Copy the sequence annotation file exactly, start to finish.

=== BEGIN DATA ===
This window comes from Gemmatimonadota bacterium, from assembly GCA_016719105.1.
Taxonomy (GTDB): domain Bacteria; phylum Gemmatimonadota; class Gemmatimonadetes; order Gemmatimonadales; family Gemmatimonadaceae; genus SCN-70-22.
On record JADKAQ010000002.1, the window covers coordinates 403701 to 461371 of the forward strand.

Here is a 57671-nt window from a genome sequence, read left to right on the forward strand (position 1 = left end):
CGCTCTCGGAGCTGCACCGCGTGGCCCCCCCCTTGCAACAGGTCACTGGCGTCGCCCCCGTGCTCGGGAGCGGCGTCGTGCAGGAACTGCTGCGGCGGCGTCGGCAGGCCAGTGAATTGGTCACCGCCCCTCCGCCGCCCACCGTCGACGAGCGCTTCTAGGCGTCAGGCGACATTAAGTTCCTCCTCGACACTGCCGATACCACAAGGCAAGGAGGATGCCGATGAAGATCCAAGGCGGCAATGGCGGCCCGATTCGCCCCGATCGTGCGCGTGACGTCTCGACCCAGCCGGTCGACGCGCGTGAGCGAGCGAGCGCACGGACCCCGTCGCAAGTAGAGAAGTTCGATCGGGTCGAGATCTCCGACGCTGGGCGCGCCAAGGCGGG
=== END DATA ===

This window comes from Gemmatimonadota bacterium, from assembly GCA_016719105.1.
Taxonomy (GTDB): domain Bacteria; phylum Gemmatimonadota; class Gemmatimonadetes; order Gemmatimonadales; family Gemmatimonadaceae; genus SCN-70-22.
On record JADKAQ010000002.1, the window covers coordinates 403701 to 461371 of the forward strand.

Here is a 57671-nt window from a genome sequence, read left to right on the forward strand (position 1 = left end):
CGCTCTCGGAGCTGCACCGCGTGGCCCCCCCCTTGCAACAGGTCACTGGCGTCGCCCCCGTGCTCGGGAGCGGCGTCGTGCAGGAACTGCTGCGGCGGCGTCGGCAGGCCAGTGAATTGGTCACCGCCCCTCCGCCGCCCACCGTCGACGAGCGCTTCTAGGCGTCAGGCGACATTAAGTTCCTCCTCGACACTGCCGATACCACAAGGCAAGGAGGATGCCGATGAAGATCCAAGGCGGCAATGGCGGCCCGATTCGCCCCGATCGTGCGCGTGACGTCTCGACCCAGCCGGTCGACGCGCGTGAGCGAGCGAGCGCACGGACCCCGTCGCAAGTAGAGAAGTTCGATCGGGTCGAGATCTCCGACGCTGGGCGCGCCAAGGCGGG